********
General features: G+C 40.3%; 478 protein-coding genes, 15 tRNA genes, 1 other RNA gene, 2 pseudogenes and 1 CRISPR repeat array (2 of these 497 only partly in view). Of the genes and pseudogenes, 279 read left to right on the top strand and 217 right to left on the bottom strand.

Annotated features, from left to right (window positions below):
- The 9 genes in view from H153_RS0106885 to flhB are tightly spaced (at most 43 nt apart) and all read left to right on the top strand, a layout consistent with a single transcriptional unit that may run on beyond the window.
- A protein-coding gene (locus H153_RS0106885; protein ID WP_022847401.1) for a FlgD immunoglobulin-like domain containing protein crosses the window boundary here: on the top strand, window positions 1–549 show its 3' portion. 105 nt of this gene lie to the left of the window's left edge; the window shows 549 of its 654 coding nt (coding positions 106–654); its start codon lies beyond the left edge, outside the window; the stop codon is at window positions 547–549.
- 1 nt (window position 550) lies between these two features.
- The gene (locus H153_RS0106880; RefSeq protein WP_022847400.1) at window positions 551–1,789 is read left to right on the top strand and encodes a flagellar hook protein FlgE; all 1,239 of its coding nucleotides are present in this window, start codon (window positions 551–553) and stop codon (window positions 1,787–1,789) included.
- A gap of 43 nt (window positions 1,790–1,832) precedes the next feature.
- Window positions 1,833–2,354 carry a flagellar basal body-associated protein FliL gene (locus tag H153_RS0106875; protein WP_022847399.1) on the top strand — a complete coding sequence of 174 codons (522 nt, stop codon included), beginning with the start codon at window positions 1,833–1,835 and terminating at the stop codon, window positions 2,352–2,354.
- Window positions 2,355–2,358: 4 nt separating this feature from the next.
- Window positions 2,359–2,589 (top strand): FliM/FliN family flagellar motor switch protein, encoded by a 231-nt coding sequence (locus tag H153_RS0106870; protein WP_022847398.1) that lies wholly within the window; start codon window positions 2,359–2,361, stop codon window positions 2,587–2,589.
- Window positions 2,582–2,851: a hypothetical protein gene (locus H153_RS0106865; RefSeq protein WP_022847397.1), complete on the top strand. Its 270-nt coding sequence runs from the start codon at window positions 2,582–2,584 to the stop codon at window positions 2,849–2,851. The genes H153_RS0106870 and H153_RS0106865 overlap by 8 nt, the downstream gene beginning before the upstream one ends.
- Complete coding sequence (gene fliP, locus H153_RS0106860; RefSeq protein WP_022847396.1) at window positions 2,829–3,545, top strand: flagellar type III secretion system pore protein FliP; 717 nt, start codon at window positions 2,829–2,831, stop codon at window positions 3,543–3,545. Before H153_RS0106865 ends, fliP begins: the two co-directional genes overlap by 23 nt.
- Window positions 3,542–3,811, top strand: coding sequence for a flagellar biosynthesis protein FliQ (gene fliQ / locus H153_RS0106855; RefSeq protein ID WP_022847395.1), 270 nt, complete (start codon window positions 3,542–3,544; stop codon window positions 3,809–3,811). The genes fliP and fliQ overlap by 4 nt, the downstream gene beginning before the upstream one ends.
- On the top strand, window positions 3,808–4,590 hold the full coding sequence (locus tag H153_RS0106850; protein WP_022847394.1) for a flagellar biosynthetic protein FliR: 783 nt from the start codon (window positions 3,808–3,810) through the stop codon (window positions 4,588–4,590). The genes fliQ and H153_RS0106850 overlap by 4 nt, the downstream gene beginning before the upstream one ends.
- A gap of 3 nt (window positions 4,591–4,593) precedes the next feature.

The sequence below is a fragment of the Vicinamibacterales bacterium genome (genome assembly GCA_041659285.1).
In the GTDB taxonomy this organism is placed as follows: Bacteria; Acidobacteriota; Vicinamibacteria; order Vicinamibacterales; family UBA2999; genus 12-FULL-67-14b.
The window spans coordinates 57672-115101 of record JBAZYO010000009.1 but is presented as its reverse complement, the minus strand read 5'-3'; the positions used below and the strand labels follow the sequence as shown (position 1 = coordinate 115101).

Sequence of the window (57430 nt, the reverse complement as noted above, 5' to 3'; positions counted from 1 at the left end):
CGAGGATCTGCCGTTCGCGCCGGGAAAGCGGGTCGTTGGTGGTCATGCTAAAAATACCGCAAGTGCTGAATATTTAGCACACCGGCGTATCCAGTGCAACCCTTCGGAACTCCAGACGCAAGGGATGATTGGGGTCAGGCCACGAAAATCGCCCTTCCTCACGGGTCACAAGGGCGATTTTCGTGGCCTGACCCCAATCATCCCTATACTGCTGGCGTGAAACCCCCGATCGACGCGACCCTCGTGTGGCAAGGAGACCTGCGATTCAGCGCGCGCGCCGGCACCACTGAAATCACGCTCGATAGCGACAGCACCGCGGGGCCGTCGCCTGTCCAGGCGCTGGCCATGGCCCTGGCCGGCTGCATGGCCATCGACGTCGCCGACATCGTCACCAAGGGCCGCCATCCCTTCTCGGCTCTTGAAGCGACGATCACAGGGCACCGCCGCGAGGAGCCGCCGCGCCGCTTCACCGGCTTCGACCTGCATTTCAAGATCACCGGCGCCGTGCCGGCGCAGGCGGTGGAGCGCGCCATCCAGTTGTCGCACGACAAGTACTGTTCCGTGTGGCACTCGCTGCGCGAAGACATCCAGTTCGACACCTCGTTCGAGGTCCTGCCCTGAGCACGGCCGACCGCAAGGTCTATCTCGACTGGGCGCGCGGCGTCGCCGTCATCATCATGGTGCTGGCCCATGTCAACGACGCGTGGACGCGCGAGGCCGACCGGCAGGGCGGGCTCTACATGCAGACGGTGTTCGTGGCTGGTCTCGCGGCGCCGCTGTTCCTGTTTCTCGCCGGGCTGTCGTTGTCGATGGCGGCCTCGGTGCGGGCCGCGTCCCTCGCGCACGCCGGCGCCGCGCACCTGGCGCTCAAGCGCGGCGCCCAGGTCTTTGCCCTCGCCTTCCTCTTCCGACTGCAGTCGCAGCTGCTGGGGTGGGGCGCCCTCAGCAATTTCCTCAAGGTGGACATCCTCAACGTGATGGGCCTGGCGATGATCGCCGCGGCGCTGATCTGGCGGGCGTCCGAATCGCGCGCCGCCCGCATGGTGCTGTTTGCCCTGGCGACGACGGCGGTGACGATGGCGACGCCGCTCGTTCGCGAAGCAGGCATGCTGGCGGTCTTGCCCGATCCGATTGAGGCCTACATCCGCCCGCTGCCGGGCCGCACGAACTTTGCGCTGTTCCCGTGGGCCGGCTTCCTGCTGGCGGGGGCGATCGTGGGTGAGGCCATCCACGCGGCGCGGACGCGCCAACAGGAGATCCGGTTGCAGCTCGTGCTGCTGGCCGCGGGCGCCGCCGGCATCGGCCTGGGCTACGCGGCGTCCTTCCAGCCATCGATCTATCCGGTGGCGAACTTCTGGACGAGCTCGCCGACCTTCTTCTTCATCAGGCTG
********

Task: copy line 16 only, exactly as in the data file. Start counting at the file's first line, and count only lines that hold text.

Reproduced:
The sequence below is a fragment of the Vicinamibacterales bacterium genome (genome assembly GCA_041659285.1).